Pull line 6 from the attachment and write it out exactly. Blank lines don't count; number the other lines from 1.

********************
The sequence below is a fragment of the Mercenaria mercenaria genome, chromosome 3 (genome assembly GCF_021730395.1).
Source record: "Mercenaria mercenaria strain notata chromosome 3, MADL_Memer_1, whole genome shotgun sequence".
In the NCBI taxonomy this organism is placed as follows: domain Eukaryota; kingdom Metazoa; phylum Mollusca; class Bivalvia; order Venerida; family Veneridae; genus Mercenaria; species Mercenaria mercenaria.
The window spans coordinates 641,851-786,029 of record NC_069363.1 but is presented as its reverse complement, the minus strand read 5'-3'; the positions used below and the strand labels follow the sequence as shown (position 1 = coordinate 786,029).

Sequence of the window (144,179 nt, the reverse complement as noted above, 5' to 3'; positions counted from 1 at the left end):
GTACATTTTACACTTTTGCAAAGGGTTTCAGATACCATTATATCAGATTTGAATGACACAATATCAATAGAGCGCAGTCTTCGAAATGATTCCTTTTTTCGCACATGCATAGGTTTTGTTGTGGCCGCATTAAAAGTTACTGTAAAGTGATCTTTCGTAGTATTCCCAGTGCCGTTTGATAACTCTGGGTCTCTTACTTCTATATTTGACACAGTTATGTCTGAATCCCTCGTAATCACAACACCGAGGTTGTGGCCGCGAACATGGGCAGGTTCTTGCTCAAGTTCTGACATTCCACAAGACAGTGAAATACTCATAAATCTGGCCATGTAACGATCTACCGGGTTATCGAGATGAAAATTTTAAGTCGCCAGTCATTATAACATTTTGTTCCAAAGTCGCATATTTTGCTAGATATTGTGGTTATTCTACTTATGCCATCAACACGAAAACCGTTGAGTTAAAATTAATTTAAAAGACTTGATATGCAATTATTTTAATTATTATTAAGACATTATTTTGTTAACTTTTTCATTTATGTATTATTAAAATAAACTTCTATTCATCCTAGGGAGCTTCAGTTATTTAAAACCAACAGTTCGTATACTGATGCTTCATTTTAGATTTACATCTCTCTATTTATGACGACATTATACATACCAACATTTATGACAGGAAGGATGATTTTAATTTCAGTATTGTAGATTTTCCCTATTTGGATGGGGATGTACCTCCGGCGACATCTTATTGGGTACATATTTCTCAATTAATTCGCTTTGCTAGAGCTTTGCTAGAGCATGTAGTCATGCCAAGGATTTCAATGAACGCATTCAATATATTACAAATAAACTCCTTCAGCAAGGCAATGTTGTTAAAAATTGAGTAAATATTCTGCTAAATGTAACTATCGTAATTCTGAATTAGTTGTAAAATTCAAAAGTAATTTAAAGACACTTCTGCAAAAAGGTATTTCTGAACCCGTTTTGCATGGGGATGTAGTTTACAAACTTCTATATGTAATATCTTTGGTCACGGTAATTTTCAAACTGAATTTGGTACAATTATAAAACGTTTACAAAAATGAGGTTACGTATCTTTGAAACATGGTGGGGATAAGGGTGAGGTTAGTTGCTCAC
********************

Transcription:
GTACATTTTACACTTTTGCAAAGGGTTTCAGATACCATTATATCAGATTTGAATGACACAATATCAATAGAGCGCAGTCTTCGAAATGATTCCTTTTTTCGCACATGCATAGGTTTTGTTGTGGCCGCATTAAAAGTTACTGTAAAGTGATCTTTCGTAGTATTCCCAGTGCCGTTTGATAACTCTGGGTCTCTTACTTCTATATTTGACACAGTTATGTCTGAATCCCTCGTAATCACAACACCGAGGTTGTGGCCGCGAACATGGGCAGGTTCTTGCTCAAGTTCTGACATTCCACAAGACAGTGAAATACTCATAAATCTGGCCATGTAACGATCTACCGGGTTATCGAGATGAAAATTTTAAGTCGCCAGTCATTATAACATTTTGTTCCAAAGTCGCATATTTTGCTAGATATTGTGGTTATTCTACTTATGCCATCAACACGAAAACCGTTGAGTTAAAATTAATTTAAAAGACTTGATATGCAATTATTTTAATTATTATTAAGACATTATTTTGTTAACTTTTTCATTTATGTATTATTAAAATAAACTTCTATTCATCCTAGGGAGCTTCAGTTATTTAAAACCAACAGTTCGTATACTGATGCTTCATTTTAGATTTACATCTCTCTATTTATGACGACATTATACATACCAACATTTATGACAGGAAGGATGATTTTAATTTCAGTATTGTAGATTTTCCCTATTTGGATGGGGATGTACCTCCGGCGACATCTTATTGGGTACATATTTCTCAATTAATTCGCTTTGCTAGAGCTTTGCTAGAGCATGTAGTCATGCCAAGGATTTCAATGAACGCATTCAATATATTACAAATAAACTCCTTCAGCAAGGCAATGTTGTTAAAAATTGAGTAAATATTCTGCTAAATGTAACTATCGTAATTCTGAATTAGTTGTAAAATTCAAAAGTAATTTAAAGACACTTCTGCAAAAAGGTATTTCTGAACCCGTTTTGCATGGGGATGTAGTTTACAAACTTCTATATGTAATATCTTTGGTCACGGTAATTTTCAAACTGAATTTGGTACAATTATAAAACGTTTACAAAAATGAGGTTACGTATCTTTGAAACATGGTGGGGATAAGGGTGAGGTTAGTTGCTCAC